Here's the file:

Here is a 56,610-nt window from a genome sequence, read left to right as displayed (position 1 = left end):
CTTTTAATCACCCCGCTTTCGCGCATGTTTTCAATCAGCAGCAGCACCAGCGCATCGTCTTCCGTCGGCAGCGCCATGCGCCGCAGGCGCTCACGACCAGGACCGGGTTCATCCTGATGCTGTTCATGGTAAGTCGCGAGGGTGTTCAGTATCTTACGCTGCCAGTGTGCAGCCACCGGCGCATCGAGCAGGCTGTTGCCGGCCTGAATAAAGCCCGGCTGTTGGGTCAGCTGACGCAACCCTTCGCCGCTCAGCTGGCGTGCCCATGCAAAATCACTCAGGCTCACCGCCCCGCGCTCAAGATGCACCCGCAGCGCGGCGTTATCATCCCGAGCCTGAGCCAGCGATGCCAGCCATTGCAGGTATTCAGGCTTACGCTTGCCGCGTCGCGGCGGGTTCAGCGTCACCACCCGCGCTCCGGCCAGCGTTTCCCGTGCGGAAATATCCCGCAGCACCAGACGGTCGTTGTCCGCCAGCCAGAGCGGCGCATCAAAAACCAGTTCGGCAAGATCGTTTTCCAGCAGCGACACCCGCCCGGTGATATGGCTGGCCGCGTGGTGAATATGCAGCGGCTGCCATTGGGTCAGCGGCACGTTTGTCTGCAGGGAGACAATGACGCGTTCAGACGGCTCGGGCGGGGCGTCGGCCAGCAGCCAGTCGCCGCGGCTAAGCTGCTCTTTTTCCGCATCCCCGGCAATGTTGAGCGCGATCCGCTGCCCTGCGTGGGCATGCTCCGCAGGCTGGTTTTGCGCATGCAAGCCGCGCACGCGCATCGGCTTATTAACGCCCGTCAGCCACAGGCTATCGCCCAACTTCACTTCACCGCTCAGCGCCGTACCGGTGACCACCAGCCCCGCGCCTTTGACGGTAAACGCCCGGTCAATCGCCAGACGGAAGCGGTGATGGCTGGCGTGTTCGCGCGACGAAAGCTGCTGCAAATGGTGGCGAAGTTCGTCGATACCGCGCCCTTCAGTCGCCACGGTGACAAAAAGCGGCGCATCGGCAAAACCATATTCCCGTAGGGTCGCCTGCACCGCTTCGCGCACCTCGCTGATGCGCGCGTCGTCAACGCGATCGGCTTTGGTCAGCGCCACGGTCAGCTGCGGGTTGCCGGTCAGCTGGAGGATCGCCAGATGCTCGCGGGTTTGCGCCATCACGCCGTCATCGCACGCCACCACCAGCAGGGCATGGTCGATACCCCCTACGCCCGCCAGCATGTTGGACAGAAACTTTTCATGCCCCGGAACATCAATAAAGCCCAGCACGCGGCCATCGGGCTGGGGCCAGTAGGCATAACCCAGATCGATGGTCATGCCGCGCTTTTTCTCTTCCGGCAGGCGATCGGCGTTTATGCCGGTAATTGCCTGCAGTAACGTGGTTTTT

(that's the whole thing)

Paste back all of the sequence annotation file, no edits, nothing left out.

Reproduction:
Here is a 56,610-nt window from a genome sequence, read left to right as displayed (position 1 = left end):
CTTTTAATCACCCCGCTTTCGCGCATGTTTTCAATCAGCAGCAGCACCAGCGCATCGTCTTCCGTCGGCAGCGCCATGCGCCGCAGGCGCTCACGACCAGGACCGGGTTCATCCTGATGCTGTTCATGGTAAGTCGCGAGGGTGTTCAGTATCTTACGCTGCCAGTGTGCAGCCACCGGCGCATCGAGCAGGCTGTTGCCGGCCTGAATAAAGCCCGGCTGTTGGGTCAGCTGACGCAACCCTTCGCCGCTCAGCTGGCGTGCCCATGCAAAATCACTCAGGCTCACCGCCCCGCGCTCAAGATGCACCCGCAGCGCGGCGTTATCATCCCGAGCCTGAGCCAGCGATGCCAGCCATTGCAGGTATTCAGGCTTACGCTTGCCGCGTCGCGGCGGGTTCAGCGTCACCACCCGCGCTCCGGCCAGCGTTTCCCGTGCGGAAATATCCCGCAGCACCAGACGGTCGTTGTCCGCCAGCCAGAGCGGCGCATCAAAAACCAGTTCGGCAAGATCGTTTTCCAGCAGCGACACCCGCCCGGTGATATGGCTGGCCGCGTGGTGAATATGCAGCGGCTGCCATTGGGTCAGCGGCACGTTTGTCTGCAGGGAGACAATGACGCGTTCAGACGGCTCGGGCGGGGCGTCGGCCAGCAGCCAGTCGCCGCGGCTAAGCTGCTCTTTTTCCGCATCCCCGGCAATGTTGAGCGCGATCCGCTGCCCTGCGTGGGCATGCTCCGCAGGCTGGTTTTGCGCATGCAAGCCGCGCACGCGCATCGGCTTATTAACGCCCGTCAGCCACAGGCTATCGCCCAACTTCACTTCACCGCTCAGCGCCGTACCGGTGACCACCAGCCCCGCGCCTTTGACGGTAAACGCCCGGTCAATCGCCAGACGGAAGCGGTGATGGCTGGCGTGTTCGCGCGACGAAAGCTGCTGCAAATGGTGGCGAAGTTCGTCGATACCGCGCCCTTCAGTCGCCACGGTGACAAAAAGCGGCGCATCGGCAAAACCATATTCCCGTAGGGTCGCCTGCACCGCTTCGCGCACCTCGCTGATGCGCGCGTCGTCAACGCGATCGGCTTTGGTCAGCGCCACGGTCAGCTGCGGGTTGCCGGTCAGCTGGAGGATCGCCAGATGCTCGCGGGTTTGCGCCATCACGCCGTCATCGCACGCCACCACCAGCAGGGCATGGTCGATACCCCCTACGCCCGCCAGCATGTTGGACAGAAACTTTTCATGCCCCGGAACATCAATAAAGCCCAGCACGCGGCCATCGGGCTGGGGCCAGTAGGCATAACCCAGATCGATGGTCATGCCGCGCTTTTTCTCTTCCGGCAGGCGATCGGCGTTTATGCCGGTAATTGCCTGCAGTAACGTGGTTTTT